Weather change can mean power outages

DALLAS -- Power flickers and outages are previews to what is to come this winter as stormy weather approaches.



DALLAS -- Power flickers and outages are previews to what is to come this winter as stormy weather approaches.

Residents of Dallas and those who live in the county have already experienced a power outage and several flickers in the first weeks of October.

Dallas Public Works Director Fred Braun said outages are not the norm this time of year. However, downed trees and snow or ice on power lines could leave residents and businesses in the dark during the upcoming months.

"(Power outages occur) a little bit more in the winter when severe storms come through," Braun said.

Doris Johnston, the regional community manager of Pacific Power, said there were flickers and outages Oct. 2 and Oct. 3, and the culprit may have been a turkey.

On Reuben Boise Road just outside of the Dallas city limits, Pacific Power staff headed out to see why customers had lost electricity.

"Thursday and Friday we had some issues," Johnston said. "(Staff) put service back on and looked for the flash to see where the problem was."

Eventually, staff concluded a turkey may have been too close to a jumper.

Dallas has had a history of power outages in the last year. On July 24, John Carrell, the operations manager of Pacific Power, sent a letter to the city apologizing for several interruptions over the course of the year.

"Please accept our apology for any inconvenience you have experienced as a result of these interruptions," Carrell's letter said. "Look forward to improved service as we continue to enhance the electrical system in your area. The improvement work is under way and will be completed by 2008."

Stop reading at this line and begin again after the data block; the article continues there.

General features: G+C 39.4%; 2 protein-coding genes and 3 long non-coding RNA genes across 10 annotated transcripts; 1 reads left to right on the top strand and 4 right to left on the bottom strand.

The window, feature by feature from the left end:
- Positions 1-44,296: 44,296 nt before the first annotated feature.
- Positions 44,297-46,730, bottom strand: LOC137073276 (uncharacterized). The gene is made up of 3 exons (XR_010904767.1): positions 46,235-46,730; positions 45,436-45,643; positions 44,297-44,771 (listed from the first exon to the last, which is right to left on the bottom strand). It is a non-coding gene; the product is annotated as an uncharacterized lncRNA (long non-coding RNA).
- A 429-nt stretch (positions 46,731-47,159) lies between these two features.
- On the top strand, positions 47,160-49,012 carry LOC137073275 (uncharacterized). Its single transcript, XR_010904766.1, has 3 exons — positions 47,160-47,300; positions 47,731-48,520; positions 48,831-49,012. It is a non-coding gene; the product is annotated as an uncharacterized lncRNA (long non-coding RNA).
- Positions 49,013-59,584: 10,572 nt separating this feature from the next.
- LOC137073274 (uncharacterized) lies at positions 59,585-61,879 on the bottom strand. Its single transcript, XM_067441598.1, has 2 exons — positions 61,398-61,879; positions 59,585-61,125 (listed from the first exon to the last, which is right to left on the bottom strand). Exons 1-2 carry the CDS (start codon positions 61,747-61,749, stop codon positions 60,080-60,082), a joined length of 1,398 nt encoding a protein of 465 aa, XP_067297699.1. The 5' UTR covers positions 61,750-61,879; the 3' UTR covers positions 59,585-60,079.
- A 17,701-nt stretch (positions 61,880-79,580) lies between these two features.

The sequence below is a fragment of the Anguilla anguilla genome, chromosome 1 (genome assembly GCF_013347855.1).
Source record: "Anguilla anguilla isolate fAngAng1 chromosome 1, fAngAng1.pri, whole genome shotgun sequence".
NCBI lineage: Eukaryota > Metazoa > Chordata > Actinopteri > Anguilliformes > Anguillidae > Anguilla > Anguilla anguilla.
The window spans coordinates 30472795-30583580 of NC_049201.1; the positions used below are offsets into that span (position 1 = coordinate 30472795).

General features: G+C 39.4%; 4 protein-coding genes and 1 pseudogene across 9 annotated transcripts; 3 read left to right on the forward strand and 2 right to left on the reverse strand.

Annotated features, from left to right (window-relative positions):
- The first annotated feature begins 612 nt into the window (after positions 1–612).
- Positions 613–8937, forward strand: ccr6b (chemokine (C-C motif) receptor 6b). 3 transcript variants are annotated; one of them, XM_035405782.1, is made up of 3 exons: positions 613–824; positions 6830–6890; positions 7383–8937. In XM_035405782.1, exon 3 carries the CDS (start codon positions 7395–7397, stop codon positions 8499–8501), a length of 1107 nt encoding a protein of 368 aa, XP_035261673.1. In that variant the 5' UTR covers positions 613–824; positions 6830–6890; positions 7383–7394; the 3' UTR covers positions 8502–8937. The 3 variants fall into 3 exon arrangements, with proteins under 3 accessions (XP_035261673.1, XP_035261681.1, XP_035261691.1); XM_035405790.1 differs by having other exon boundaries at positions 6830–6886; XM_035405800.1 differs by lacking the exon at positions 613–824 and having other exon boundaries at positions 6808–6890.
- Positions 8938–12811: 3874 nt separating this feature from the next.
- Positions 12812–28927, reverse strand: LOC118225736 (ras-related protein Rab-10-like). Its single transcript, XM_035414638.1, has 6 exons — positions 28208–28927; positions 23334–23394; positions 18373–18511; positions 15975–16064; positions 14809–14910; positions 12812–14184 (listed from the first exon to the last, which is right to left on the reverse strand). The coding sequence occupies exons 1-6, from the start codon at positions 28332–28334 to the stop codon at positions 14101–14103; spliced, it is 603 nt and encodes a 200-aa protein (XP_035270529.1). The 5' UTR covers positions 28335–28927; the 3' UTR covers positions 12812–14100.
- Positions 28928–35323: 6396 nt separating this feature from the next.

Johnston said the company is still making improvements to the powerlines to decrease the number of flickers and additions to substations are being engineered to protect from outages. However, she said there is no timeline as to when the additions will be complete.

Johnston said despite additions and improvements, there are some things the company has no control over.

Jan Mitchell, a spokesperson for the power company, said when the power goes out, customers can call 1-877-548-3768 to obtain a time estimate of when the problem may be fixed.

The company's web site offers information about safety precautions and common causes of outages.

Once in the dark, Braun said to check the circuit breakers and fuses at home to see if everything is turned on and works.

According to the web site www.pacificpower.net, emergency kits with a flashlight, batteries, nonperishable food, bottled water, a manual can opener, batter-powered radio and battery-powered alarm clock are a good idea.

To protect powerlines from falling limbs and branches, the web site said to give powerlines 10 feet of space from trees and other objects.



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